Supreme Court of Norway recognises doctrine of equivalents
On 2nd September 2009, the Supreme Court of Norway issued its keenly awaited ruling in the Donepezil appeal case (Eisai v Krka).
The court of first instance had granted an injunction banning Krka’s generic donepezil drug on the grounds that the method used to prepare the active ingredient, although different from that of Eisai’s patent, was the obvious method to use for a skilled person having knowledge of the patent and thus an equivalent falling under the scope of the patent.
Eisai’s patent was a so-called analogy method patent. These patents were granted until 1992, when Norway made it possible to grant product patents on pharmaceuticals. They were granted on known methods to prepare new compounds. The novelty and inventive step were in the compound, but protection was granted for process claims. There have been many cases in which the lower courts have tried to define the extent to which the doctrine of equivalents was applicable to this particular category of patents.
On appeal, the Borgarting Court of Appeal quashed the injunctive order, finding that the “obviousness” (in Norwegian, 'closeness') criterion which applies if a method is to be considered equivalent to another means that one method must be similar to the other, and that not any method that a skilled person would apply with a reasonable expectation of success would qualify as equivalent. That decision was appealed and finally the case made it all the way to the Supreme Court.
The Supreme Court, agreeing with the court of appeal, dismissed the appeal and stated:
"The point of departure is the patent claims and the method or methods described in them. It is the method that is protected, and as Krka has emphasised, the applicant has the opportunity to claim protection for all conceivable methods that he is capable of defining at the time of filing the application. The doctrine of equivalents as I have described it is an auxiliary means to extend the protection to methods that are fairly identical and which can therefore be described as modifications of the patent.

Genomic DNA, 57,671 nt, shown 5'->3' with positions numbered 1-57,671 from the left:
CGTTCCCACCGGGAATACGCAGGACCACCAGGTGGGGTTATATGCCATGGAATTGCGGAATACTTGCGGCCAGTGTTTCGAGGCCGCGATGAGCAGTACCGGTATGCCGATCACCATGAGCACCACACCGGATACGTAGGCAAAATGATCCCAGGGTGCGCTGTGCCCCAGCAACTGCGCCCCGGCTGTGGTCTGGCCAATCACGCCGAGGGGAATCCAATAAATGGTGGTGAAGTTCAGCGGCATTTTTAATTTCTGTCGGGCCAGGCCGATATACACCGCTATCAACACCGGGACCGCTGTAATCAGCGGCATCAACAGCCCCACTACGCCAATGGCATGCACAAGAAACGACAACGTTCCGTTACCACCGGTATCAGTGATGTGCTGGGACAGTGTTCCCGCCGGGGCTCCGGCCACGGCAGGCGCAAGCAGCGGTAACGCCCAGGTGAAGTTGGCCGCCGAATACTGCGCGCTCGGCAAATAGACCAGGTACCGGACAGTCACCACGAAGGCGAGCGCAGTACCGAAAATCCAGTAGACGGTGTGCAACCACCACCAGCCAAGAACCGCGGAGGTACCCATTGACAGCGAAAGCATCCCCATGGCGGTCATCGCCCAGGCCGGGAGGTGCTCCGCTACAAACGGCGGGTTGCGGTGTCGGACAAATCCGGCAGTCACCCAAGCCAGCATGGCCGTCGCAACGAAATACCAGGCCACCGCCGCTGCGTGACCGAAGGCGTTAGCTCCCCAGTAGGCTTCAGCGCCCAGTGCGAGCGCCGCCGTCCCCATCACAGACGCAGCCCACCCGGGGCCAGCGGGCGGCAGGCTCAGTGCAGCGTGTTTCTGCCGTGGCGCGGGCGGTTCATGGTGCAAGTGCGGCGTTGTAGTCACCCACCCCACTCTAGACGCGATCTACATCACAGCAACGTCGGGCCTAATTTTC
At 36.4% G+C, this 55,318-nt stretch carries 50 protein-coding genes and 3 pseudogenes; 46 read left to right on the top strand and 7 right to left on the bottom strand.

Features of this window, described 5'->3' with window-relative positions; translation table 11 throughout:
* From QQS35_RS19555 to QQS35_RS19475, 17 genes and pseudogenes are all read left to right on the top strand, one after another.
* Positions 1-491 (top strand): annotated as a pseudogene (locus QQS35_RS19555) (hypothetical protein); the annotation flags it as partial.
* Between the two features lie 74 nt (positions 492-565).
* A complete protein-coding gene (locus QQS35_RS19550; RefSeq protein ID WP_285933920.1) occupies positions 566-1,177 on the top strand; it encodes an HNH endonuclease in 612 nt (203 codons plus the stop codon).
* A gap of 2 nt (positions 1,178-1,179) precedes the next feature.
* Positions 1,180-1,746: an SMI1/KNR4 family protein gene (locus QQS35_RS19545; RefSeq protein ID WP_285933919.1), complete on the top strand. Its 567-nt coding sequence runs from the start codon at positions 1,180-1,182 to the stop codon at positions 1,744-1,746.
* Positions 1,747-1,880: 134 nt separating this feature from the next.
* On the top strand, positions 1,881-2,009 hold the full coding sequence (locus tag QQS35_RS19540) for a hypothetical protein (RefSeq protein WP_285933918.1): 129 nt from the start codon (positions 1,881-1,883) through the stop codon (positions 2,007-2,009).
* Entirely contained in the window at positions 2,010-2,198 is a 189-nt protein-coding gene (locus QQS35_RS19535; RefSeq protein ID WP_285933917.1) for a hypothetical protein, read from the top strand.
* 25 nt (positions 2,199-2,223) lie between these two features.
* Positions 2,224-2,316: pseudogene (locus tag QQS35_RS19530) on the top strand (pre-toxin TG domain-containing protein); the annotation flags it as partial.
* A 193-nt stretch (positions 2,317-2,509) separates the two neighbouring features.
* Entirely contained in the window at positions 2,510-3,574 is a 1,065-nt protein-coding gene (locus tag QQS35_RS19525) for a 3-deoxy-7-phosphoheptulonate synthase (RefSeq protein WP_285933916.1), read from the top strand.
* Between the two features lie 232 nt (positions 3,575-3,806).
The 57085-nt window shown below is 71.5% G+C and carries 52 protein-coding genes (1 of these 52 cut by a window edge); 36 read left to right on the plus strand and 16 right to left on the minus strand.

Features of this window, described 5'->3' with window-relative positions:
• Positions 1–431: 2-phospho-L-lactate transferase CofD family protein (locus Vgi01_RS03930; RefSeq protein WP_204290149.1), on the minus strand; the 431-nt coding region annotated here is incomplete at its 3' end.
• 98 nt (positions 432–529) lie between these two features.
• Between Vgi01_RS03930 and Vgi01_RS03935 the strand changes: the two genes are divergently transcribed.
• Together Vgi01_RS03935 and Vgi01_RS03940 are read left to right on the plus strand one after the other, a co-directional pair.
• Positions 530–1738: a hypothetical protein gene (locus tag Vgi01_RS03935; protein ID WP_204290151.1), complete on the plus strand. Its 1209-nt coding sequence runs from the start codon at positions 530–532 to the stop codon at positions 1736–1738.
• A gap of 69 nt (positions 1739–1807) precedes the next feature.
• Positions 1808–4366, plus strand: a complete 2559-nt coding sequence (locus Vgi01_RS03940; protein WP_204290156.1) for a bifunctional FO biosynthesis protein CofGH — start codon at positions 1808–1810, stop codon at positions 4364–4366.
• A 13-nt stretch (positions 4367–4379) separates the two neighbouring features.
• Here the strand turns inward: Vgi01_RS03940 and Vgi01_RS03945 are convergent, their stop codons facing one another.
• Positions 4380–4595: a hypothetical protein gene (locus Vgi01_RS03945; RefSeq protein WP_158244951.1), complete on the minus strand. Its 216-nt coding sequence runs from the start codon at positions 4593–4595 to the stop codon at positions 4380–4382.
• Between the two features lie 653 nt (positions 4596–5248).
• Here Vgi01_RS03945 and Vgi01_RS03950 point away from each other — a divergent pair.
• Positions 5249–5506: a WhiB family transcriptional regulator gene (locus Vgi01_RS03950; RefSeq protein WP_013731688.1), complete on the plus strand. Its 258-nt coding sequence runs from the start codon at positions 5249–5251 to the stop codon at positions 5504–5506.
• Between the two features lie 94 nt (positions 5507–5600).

Otherwise the patent protection would prevent both further research and development and a legitimate competition on the market place. This is especially true when the method that is patented is not in itself an expression of anything new and patentable, as is the case with the analogy method patents. What is conclusive is therefore a concrete assessment of whether the method has sufficient closeness to the method in the patent claim so that it can be characterised as being fairly identical. Anything else would be deviating too far from the point of departure that the patent claim determines the extent of protection."
Norway's highest court has thus acknowledged for the first time that there is a doctrine of equivalents and that the applicable criteria are as follows:
- The infringing object solves the same problem as the patented invention.
- The modifications made were obvious to the skilled person.
- The infringing object was not part of the free technique (known and freely available technical knowledge).
These three criteria had been proposed by leading IP scholar Professor Are Stenvik as a good approach, for which he found support in the case law and doctrine of other European countries - notably the other Nordic countries, Germany and England. The three criteria had been applied as a test of equivalence in a number of cases decided by the district and appeal courts, but never been ruled on by the Supreme Court.
The Supreme Court also made clear that where process patents are concerned, the second criterion does not mean that any method that the skilled person would consider obvious falls under the scope of the patent, but that to be caught, a method must be a modification of the method directly protected under the claims.
The ruling may make it more difficult for owners of analogy method patents – there are still a few of them, including supplementary protection certificates - to assert their patents against generic drug manufacturers.
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